A GOP state lawmaker on Tuesday voiced his opposition to the U.S. Forest Service’s travel management plan for the Apache-Sitgreaves National Forest.
But Rep. Mark Finchem, R-Oro Valley, said the USFS plan would severely inhibit the public’s ability to use the land.
“These restrictions have the potential to devastate the region’s economy which is largely dependent on tourists and seasonal residents. Furthermore, the AS-TMP would severely limit the ability of rural counties to properly utilize the Forest road system to serve their citizens,” Finchem wrote in his letter. Finchem further criticized the Forest Servce for not working closely enough with local authorities and the public to craft its plan.
The travel management plan was begun in 2005, and an initial environmental impact statement was produced in October 2010. The Wallow Fire burned the following May, just after the comment period on the initial environmental impact statement ended. The Forest Service put the travel management plan on hold in order to gather more public input and better incorporate “changed conditions” following the fire.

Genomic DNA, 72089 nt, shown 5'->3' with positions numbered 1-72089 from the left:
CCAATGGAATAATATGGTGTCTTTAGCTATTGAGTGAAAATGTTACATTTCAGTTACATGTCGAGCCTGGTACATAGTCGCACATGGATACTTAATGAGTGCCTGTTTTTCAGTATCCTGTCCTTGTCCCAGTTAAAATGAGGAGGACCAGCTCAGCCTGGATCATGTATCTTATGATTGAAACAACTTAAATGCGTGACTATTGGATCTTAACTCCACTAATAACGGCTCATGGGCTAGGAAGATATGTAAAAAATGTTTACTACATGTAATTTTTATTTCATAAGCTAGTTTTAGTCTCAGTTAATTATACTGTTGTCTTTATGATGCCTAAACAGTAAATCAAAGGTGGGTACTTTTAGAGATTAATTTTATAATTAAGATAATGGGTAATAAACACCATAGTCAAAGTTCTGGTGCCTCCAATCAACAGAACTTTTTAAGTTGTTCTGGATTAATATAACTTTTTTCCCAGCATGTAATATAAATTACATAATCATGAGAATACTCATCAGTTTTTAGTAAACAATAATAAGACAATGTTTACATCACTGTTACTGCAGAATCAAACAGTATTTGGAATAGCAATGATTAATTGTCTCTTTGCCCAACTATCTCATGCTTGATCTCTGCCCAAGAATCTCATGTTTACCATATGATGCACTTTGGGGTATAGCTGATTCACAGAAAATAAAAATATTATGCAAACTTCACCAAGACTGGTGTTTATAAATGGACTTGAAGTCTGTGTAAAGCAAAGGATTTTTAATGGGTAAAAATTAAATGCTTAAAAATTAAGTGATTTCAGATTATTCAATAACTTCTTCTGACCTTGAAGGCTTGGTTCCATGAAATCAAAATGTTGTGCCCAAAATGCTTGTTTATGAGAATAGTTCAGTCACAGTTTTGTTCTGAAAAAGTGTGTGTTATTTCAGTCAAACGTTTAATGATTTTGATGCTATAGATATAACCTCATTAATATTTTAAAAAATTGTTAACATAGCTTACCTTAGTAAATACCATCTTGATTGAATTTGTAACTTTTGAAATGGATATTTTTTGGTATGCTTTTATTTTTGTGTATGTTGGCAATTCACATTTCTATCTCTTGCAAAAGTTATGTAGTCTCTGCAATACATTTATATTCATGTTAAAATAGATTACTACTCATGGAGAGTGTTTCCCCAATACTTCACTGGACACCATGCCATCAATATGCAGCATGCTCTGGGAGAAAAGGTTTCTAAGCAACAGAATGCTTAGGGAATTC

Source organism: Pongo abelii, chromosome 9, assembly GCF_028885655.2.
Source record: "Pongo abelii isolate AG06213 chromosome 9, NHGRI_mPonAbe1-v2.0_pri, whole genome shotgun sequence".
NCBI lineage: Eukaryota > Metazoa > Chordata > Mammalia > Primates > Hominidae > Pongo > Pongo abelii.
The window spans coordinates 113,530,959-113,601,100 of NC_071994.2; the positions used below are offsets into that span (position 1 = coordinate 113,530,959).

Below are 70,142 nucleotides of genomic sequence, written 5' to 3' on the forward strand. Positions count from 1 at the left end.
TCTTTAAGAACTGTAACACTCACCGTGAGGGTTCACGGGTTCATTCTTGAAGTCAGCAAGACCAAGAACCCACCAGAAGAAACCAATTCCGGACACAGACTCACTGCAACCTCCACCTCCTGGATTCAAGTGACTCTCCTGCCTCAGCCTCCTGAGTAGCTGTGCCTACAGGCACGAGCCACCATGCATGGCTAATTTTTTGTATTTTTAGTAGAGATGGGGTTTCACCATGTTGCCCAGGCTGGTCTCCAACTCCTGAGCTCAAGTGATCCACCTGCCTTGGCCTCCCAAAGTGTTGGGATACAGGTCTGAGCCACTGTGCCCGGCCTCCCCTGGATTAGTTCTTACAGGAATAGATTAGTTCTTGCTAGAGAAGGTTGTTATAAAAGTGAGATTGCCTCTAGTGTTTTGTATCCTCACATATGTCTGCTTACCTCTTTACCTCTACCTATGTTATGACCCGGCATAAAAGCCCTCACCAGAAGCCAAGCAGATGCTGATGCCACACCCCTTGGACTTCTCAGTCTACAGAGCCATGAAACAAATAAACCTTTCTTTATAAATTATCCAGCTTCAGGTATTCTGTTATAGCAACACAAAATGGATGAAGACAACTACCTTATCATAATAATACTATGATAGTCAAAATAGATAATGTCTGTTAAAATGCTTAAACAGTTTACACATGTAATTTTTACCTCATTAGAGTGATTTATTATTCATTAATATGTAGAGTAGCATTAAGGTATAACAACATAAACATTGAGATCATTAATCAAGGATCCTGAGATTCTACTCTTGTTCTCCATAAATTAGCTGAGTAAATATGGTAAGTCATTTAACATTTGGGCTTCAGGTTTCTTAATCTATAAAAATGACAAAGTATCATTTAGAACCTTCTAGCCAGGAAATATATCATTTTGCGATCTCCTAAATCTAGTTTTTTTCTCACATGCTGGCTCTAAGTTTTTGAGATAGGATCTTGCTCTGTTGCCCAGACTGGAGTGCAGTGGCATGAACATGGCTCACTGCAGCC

The revised environmental impact statement was released in August, and the public comment period ends Wednesday.
Finchem has long been an advocate of states assuming control of federally managed land. Earlier this year, he tried to get a bill passed that would establish a Department of Public Land Management, separate from the existing state Land Department, that would allow the state to manage, but not own, federal public land currently under the purview of the Department of Agriculture, Bureau of Land Management, Fish and Wildlife Service and National Park Service.
Finchem’s bill failed to in the Arizona Senate, but he has like-minded fellows in the White House. BLM acting head William Perry Pendley has long sought the federal government to either sell or transfer public land to the states, and Interior Secretary David Bernhardt has been a lifelong advocate for expanding the public’s ability to use public lands for recreation and business.